I have not been in this particular cafe all summer and it has been recently renovated, looking quite different but feeling the same, quite black and trendy.  I was taken aback at first by the change.

 

I am still processing this reality of a new year.

For the last few weeks gearing up to September, Olivia and I needed to repeat to each other about a thousand times that it all, in fact, would be all right, maybe even better than all right.

Today, we sang the ‘Audition Song’ from LaLaLand to each other as we headed towards the high school, which has become our new shared ritual of empowerment and courage,

a song all about being true to yourself, true to your dreams.

 

George on the other hand was fine. I acted quite shocked that he didn’t want me to come into the school.  I told him that I had planned on settling him into his desk and giving him a big goodbye kiss. But even he knows I would never actually dream of imposing this horror on him.

 

And so here I am now, sitting in this coffee shop, writing….feeling at once both the excitement around new beginnings and the bitter-sweetness of the years going by too quickly,

realizing for sure that I need to truly commit to myself this year, my dreams. It ends up ringing hollow to my kids when I don’t live by the same standards that I want for them,

 

sing with them.

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play break during the wedding weekend, photo credit: Jonathan Tennant

 

I have not written since Easter. It was a tumultuous spring, then an action-packed, full summer. Our daughter Alex married her love, Ryland, in beloved Waterton.

It was an event that filled our hearts beyond description. I don’t even know how to write about it yet, so lovely and precious it was, but I know that it will be woven in so many stories and writings to come.

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photo credit: Jonathan Tennant

So the summer flew by and my thoughts and ideas I mostly kept quiet, trusting that they needed time and space to percolate in the heat and the holidays, the celebrations and all the hoopla.  Still, in the background, I thought a lot about what’s coming up this fall, for us, for me.

 

 

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The Bear Grass this summer was stunning, magical, abundant.

On our final turn into the high school, I dug deep for one last helpful thing to say to my nervous girl,  feeling as if every single possible thing to say had been completely and utterly worn out,

 

‘This is it. For whatever reason, here you are… in this city, in this family, in this high school. We can’t know how or why, but here you are. And so then both the great stuff and the hard stuff are meant for you. So just be you and trust.’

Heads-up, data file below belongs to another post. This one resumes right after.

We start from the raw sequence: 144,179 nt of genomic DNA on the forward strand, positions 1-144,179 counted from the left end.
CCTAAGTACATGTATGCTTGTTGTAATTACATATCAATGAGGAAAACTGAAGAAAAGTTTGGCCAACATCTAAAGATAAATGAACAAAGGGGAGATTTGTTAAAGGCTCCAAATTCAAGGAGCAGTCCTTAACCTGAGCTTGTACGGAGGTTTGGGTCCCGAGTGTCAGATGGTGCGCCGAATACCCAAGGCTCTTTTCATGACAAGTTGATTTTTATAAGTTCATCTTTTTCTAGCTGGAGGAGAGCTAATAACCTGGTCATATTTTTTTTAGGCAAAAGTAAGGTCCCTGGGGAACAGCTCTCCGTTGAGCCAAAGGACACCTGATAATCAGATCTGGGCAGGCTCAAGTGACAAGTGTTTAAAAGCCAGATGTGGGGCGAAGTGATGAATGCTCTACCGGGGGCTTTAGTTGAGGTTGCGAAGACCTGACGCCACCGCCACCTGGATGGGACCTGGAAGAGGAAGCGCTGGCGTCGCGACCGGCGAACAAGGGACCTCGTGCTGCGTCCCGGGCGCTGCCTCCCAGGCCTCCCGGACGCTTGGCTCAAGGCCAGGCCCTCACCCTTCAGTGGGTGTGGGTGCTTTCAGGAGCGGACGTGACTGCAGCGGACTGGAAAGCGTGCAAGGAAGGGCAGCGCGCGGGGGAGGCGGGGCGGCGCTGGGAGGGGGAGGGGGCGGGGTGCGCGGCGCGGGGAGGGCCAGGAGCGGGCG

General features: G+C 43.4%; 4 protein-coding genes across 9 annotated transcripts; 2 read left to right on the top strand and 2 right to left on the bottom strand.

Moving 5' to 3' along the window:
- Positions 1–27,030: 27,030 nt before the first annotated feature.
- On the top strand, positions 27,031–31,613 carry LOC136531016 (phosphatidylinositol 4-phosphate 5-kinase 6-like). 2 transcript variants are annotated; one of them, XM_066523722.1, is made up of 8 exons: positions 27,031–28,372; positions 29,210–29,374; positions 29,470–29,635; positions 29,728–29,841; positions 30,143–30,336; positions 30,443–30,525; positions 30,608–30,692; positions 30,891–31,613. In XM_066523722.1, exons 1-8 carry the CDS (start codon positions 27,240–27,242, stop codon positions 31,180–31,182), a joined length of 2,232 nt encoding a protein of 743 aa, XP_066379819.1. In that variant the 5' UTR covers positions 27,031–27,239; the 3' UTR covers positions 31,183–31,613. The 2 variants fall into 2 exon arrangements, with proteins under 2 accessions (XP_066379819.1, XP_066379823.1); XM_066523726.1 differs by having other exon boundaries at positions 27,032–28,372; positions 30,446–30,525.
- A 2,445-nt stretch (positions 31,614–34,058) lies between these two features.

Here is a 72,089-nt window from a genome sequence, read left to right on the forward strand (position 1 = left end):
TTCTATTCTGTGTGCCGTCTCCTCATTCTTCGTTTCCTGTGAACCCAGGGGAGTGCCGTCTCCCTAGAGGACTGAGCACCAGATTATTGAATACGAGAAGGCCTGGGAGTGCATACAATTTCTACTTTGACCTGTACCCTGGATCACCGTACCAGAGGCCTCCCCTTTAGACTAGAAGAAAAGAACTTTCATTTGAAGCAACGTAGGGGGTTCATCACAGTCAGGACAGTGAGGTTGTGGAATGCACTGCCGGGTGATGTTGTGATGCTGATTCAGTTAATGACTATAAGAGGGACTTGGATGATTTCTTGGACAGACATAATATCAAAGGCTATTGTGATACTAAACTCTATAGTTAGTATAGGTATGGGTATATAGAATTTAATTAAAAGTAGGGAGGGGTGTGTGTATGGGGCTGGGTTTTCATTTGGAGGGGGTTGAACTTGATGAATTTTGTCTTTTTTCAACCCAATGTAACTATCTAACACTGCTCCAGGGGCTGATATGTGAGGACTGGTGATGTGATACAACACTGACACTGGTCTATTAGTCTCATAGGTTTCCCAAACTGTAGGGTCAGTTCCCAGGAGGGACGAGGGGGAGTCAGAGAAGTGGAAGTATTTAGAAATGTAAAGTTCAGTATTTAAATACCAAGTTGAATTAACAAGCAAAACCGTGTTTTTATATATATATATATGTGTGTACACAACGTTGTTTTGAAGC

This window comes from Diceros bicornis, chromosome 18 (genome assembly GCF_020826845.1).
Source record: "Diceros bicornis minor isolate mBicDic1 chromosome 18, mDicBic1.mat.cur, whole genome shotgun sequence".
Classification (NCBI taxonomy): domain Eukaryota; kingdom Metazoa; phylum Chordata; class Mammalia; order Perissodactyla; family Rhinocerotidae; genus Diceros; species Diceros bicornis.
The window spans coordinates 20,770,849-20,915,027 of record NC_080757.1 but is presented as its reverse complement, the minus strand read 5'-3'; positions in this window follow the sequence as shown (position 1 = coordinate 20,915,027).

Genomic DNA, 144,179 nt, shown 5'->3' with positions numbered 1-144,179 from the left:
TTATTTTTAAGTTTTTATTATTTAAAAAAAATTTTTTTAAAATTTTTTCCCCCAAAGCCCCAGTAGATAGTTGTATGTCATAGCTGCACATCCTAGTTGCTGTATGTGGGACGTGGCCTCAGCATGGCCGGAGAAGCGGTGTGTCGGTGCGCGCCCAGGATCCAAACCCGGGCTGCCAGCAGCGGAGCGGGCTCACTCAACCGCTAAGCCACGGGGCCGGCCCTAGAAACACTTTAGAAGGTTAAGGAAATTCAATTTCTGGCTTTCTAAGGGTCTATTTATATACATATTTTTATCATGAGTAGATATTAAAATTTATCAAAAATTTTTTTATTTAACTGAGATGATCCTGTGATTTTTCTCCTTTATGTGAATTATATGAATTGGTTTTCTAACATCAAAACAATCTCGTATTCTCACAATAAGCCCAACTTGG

She looked at me as we pulled up, smiled and jumped out of the vehicle.

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Olivia not so long ago

 

Audition Song lyrics:

My aunt used to live in Paris
I remember, she used to come home and tell us these stories about being abroad
And I remember she told us that she jumped into the river once, barefoot
She smiled
Leapt, without looking
And tumbled into the Seine
The water was freezing
She spent a month sneezing
But said she would do it again

Here’s to the ones who dream
Foolish as they may seem
Here’s to the hearts that ache
Here’s to the mess we make

She captured a feeling
Sky with no ceiling
The sunset inside a frame

She lived in her liquor
And died with a flicker
I’ll always remember the flame

Here’s to the ones who dream
Foolish as they may seem
Here’s to the hearts that ache
Here’s to the mess we make

She told me
“A bit of madness is key
To give us new colors to see
Who knows where it will lead us?
And that’s why they need us”

So bring on the rebels
The ripples from pebbles
The painters, and poets, and plays

And here’s to the fools who dream
Crazy as they may seem
Here’s to the hearts that break
Here’s to the mess we make

I trace it all back to then
Her, and the snow, and the Seine
Smiling through it
She said she’d do it again

Written by Justin Hurwitz, Benj Pasek, Justin Noble Paul • Copyright © Warner/Chappell Music, Inc

 

 

 

 

 

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Pure Imagination

A few weeks ago, we hiked the spectacular Crypt Lake trail. Even though we have lived part time in Waterton for the last 5 years, we had not yet done this hike. Not only is it well known as being one of the park’s more challenging hikes, but it also has some famous tricky sections such as a ladder climbing up into a natural tunnel, followed by a narrow cliff with cable attached.

 

I had been quite successful in talking myself out of it for quite some time.

 

I am afraid of bears.         It seems dangerous.         The kids might hurt themselves.

I am worried about my heart.              What if one of us fell?        The weather could turn.

Also.                   Only really good and experienced hikers do this kind of hike.

 

I am very good, so good,  at this kind of talk.

 

However, after visiting my dad, an avid outdoors-man, and talking to him about it  and watching you-tube videos of 7 year olds making the trek with solely their Barbie back-packs on, I decided it was        probably safe.

 

As it turned out, it was. The day we chose for our hike  was a hot mid-August Saturday that stayed hot and sunny, and there were literally boatloads of people,

which made the chance of being devoured by a bear relatively non-existent, as I am sure they were the nervous ones.

It didn’t feel particularly dangerous either. I am not generally afraid of heights and am pretty limber so the obstacles were fine as long as you didn’t look down.

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Nobody fell.